This is a worrying change in a country that previously has been applauded for its diverse, heterogeneous society. Certain politicians and prominent Islamic groups (such as the Family Love Alliance or AILA) have been advocating for religious norms and values to be associated with more a more general Indonesian national identity.
There are serious concerns about a declining standard in the upholding of women’s rights. The social tendency to label women “good” or “bad”, feeds into a wider misogyny. In 2014 a woman who allegedly was “caught” with a married man was made a victim of gang rape in a vigilante attack and then herself sentenced to caning for her alleged “adultery”.
It was widely reported in December 2014 that the Indonesian police, which has been attempting a recruitment drive for female officers, subjects women candidates to a mandatory “two-fingered virginity” or “hymen” test. The police apparently do not believe this test does or should deter female applicant; a spokesperson for the police, Maj Gen Ronny Sompie, said the test was no reason to “respond negatively” to the recruitment drive, and that the purpose was to test for “sexually transmitted infection… in a professional manner.” The obviously unnecessary test is in complete violation of fundamental human rights. Female officers are also expected to be single and not marry in the first few years of service.
The law allows implementation of Sharia law in Aceh province, with religious courts handed jurisdiction over economic transactions and criminal cases. Unmarried, unrelated members of the opposite sex are banned from close contact, alcohol consumption and gambling are prohibited. Non-Muslims are specifically exempted but given taboos against ‘coming out’ atheist this certainly means that some individuals will be pressured into the Sharia system.
Also in Aceh, an Islamic vice patrol known as Wilayatul Hisbah operates, enforcing Islamic dress codes, and bans on alcohol, gambling, and the acquaintance of unmarried, unrelated men and women without a “chaperon”.
Freedom of expression is generally upheld, though censorship and self-censorship of books and films for allegedly obscene or blasphemous content is fairly common. Since 2011, authorities in Aceh have cracked down on “punks” for supposedly insulting Islam. Those rounded up by police are subjected to “re-education,” which includes the forcible shaving of their punk-rock hairstyles and a traditional cleansing ceremony.
The country’s blasphemy law makes it illegal to promote other faiths, or atheism. Although the constitution guarantees freedom of expression, criticism of religion is severely restricted and support for atheism is effectively banned. According to the constitution, the six recognized religions – Islam, Protestantism, Catholicism, Hinduism, Buddhism and Confucianism – are all equal. However, in the past decades, the blasphemy law has been frequently used against religion or belief minorities. According to a research carried out by the Jakarta Setara Institute, which tracks religious freedom in Indonesia, from 1965 to 2017 there were 97 cases of blasphemy accusations, 88 of those since 1998.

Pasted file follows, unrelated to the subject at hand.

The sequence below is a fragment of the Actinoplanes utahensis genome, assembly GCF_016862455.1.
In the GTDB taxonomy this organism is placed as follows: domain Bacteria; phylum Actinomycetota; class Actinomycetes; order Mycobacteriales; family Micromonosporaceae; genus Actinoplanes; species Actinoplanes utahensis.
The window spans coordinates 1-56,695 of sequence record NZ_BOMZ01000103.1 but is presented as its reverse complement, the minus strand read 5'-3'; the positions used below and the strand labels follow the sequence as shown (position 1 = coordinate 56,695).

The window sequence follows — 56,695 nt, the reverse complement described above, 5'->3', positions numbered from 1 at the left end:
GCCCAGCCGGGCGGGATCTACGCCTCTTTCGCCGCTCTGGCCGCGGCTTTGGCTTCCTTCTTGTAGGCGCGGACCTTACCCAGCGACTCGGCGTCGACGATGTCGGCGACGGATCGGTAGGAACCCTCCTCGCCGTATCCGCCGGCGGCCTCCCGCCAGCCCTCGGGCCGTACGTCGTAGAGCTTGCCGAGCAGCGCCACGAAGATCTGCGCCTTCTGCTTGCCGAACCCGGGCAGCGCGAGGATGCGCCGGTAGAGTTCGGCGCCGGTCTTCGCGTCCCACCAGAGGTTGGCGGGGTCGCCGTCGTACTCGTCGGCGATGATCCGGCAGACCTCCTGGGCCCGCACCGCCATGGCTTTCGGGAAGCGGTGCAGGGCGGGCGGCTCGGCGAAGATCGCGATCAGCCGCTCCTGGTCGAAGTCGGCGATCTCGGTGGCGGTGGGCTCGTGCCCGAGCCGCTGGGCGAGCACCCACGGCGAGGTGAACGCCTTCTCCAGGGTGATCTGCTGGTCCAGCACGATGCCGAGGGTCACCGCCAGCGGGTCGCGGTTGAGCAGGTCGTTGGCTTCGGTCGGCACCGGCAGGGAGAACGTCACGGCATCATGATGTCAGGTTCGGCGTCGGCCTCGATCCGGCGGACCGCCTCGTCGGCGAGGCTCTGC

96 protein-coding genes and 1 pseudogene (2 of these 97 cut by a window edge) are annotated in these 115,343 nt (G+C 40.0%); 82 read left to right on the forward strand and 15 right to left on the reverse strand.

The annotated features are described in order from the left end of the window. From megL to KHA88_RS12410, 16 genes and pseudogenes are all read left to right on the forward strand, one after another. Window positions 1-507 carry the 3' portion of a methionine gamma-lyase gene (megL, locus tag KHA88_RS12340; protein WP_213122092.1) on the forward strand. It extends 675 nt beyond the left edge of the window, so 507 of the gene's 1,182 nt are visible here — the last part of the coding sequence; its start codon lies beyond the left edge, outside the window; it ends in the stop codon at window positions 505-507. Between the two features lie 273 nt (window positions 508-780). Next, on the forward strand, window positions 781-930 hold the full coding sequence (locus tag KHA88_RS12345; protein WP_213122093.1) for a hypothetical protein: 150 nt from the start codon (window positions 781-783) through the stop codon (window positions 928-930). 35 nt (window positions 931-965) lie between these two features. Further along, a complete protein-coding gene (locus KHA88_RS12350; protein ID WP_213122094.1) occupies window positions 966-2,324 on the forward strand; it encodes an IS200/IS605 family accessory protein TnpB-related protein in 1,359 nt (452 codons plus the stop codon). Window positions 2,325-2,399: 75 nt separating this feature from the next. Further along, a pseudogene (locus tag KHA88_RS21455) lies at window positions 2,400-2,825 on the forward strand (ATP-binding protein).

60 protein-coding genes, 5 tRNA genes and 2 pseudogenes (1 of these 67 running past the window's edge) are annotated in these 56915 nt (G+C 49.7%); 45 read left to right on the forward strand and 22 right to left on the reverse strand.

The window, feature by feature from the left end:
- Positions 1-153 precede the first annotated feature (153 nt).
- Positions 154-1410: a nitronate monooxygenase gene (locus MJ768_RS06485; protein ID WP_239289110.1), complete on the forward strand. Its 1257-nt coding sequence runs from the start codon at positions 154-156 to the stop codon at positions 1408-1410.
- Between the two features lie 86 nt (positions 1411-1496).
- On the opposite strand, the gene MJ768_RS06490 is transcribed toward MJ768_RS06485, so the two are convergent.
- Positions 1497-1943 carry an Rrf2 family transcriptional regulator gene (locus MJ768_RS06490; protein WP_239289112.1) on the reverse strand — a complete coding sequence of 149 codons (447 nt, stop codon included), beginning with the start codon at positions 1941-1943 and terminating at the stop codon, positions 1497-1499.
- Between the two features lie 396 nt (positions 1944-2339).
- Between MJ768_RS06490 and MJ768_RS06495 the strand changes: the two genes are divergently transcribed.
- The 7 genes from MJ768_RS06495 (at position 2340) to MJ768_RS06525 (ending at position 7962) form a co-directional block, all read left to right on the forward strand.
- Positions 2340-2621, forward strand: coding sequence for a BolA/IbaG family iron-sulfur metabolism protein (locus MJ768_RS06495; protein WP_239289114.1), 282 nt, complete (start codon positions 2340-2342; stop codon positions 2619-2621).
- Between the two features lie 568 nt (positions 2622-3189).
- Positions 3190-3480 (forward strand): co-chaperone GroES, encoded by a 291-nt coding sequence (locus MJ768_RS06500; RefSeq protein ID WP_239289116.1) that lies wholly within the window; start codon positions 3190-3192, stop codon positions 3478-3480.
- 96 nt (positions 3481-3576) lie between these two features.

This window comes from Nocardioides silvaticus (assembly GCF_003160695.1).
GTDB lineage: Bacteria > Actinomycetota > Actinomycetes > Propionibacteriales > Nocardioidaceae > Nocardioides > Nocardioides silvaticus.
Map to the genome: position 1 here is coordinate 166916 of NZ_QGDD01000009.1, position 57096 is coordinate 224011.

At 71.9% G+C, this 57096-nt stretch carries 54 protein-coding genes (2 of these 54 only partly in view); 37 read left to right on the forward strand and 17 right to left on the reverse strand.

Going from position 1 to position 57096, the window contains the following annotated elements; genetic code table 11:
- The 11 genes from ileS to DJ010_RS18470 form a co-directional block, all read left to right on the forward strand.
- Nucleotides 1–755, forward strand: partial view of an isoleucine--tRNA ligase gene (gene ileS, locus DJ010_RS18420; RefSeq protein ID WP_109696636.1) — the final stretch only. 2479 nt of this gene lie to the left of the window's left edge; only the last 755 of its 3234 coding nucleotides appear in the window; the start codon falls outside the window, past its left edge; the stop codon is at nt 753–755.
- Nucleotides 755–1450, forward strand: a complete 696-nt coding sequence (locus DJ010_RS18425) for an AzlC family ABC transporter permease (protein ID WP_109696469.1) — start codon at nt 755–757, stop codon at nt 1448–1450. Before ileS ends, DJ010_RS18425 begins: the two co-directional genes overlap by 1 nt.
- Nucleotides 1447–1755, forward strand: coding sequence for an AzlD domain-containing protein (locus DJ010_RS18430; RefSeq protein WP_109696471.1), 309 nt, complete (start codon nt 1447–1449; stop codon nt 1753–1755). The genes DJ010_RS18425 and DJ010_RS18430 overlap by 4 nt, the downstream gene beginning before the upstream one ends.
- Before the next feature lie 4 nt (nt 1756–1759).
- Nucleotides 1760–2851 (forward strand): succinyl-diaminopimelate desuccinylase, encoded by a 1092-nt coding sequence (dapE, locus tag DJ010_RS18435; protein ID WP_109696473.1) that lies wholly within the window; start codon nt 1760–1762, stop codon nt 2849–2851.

One example is that of Alexander Aan, a civil servant who was arrested in January 2012 after being mobbed for having criticized Islam on Facebook and for calling himself an atheist (see the ‘Highlighted cases’ section below).
In another famous example, on May 9, 2017, the governor of Jakarta, Basuki Tjahaja Purnama, usually known as ‘Ahok’, was sentenced to two years in prison for criminal ‘blasphemy’. The charges against him related to comments he made about the use of certain verses of the Quran which had been cited against him during the election campaign; as a Christian standing for office in a predominantly Muslim country, the implication was that Muslims should not be governed by a non-Muslim. Ahok contested this interpretation and use of the religious injunction, and moreover an edited Youtube clip went viral in which it was made to seem that he was criticizing the Qu’ran per se. This led to various Islamist groups calling for Ahok’s imprisonment, or even his execution, for “blasphemy”. After serving his sentence, Ahok was eventually released in 2019.
In 2018, Indonesian courts convicted 6 people on blasphemy charges and sentenced them to between one and five years in prison. They include Councillor Riano Jaya Wardhana, for defending Jakarta governor Ahok; a Christian who faced a smear campaign; a street vendor, Firdaus, for writing the words ‘Allah’ and ‘Muhammad’ on his sandals; a man called Arnoldy Bahari, who was found guilty of spreading hate speech by claiming to have experienced God’s presence and questioning the faith of other Muslims; and Christian priest Abraham Moses, who was known for recording a conversation with an online taxi driver, during which he quoted a Quran verse about marriage and tried to convince the driver to convert to Christianity.
In another 2018 conviction, Meiliana, a 44-year-old Chinese Buddhist, was found guilty of “insulting Islam” in a 2016 inccident; she had asked if her local mosque could lower the volume of its sound system in the call to prayer. A week after her request, she was attacked by a mob who also – because she is Buddhist – burned and ransacked at least 14 Buddhist temples. As of October 2019, Meiliana is still in jail.